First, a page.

Making Gigabit Broadband a Reality with DOCSIS 3.1

Do you remember the old days when, to get the internet, you used a dial-up modem in your computer that used your home’s telephone wires? We’ve come a LONG way since then. When broadband delivered from a cable network provider became available in the early 2000’s the top speed you could get was only 1.5Mbps. By 2005 the peak rate was 8 Mbps. Two years later it doubled to 16 Mbps. But by 2012 the peak rate available to consumers in select cable markets was up to 305 Mbps. That’s a 900% increase in broadband speeds since 1999!  Intel’s Puma™ family of SoC’s have helped fuel these speed increases with our advanced cable modem technology for DOCSIS 3.0 networks.


But our work isn’t done. Although many PC’s, tablets, and phones connect to the internet today we expect even more devices in the home will get connected over the coming years. In fact, there are estimates that 50 BILLION devices will need to connect by 2020 – and fast networks will be necessary to support the massive increase in connections.

Enter DOCSIS 3.1, the next gen network specification that will deliver a massive speed increase for cable broadband deployments. A joint development by CableLabs and industry partners — including Intel, DOCSIS 3.1 will deliver up to 50% better throughput on channels and help service providers meet bandwidth growth for many years to come.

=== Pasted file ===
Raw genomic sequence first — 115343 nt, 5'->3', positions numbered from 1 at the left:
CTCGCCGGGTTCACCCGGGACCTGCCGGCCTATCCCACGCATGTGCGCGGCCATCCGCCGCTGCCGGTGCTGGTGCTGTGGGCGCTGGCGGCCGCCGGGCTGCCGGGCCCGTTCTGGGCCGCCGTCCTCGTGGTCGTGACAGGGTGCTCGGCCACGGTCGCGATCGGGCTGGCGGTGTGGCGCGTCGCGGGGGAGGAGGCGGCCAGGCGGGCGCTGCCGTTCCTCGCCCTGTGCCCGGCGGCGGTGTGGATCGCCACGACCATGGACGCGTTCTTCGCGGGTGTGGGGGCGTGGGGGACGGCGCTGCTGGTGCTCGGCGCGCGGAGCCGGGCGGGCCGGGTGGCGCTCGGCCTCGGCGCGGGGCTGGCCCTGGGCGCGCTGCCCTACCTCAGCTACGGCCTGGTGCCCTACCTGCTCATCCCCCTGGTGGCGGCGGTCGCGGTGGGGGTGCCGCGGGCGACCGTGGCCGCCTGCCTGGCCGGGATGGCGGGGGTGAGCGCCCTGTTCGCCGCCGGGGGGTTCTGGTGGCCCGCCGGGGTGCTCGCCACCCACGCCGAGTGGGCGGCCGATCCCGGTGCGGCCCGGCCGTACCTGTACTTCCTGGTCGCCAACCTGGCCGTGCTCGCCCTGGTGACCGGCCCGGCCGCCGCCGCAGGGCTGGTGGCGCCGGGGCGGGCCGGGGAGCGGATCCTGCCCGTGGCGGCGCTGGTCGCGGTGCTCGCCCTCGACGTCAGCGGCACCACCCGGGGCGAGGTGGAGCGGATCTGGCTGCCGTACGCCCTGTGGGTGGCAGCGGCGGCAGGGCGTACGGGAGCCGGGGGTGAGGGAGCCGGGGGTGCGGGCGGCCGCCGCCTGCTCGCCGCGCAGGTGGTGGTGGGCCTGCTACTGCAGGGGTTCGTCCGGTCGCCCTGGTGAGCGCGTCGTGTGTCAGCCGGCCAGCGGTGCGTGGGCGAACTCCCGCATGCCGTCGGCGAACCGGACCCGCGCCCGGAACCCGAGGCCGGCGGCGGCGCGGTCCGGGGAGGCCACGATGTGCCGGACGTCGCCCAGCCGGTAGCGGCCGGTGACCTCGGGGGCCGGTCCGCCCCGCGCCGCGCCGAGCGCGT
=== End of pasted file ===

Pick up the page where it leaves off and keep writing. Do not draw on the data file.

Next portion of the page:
This week at SCTE’s Cable-Tec Expo in Denver, Intel’s latest DOCSIS 3.1 cable modem technology will be demonstrated interoperating with an Arris E6000 Converged Edge Router. Intel, as a co-founder of DOCSIS3.1, is working with all CMTS providers that are ready to test with our DOCSIS 3.1 implementation to make sure all critical ingredients are interoperable to accelerate DOCSIS 3.1 to a successful market deployment.

The live demonstration at SCTE showcases an FPGA implementation of our DOCSIS 3.1 platform for cable gateways featuring a complete OFDM downstream implementation. ARRIS’s E6000 generates the downstream OFDM transmission that feeds MaxLinear’s Analog Front-End (AFE). The AFE output feeds Intel’s OFDM demodulator implemented on FPGAs platform.

This downstream implementation emulates approximately 2Gbps data rates and can simulate various channel impairments in addition to displaying performance indicators such as SNR, carrier frequency offset, phase noise, and constellation diagrams.

If you’re attending Cable-Tec Expo, stop by the ARRIS booth #1764, and check out this interoperability demonstration.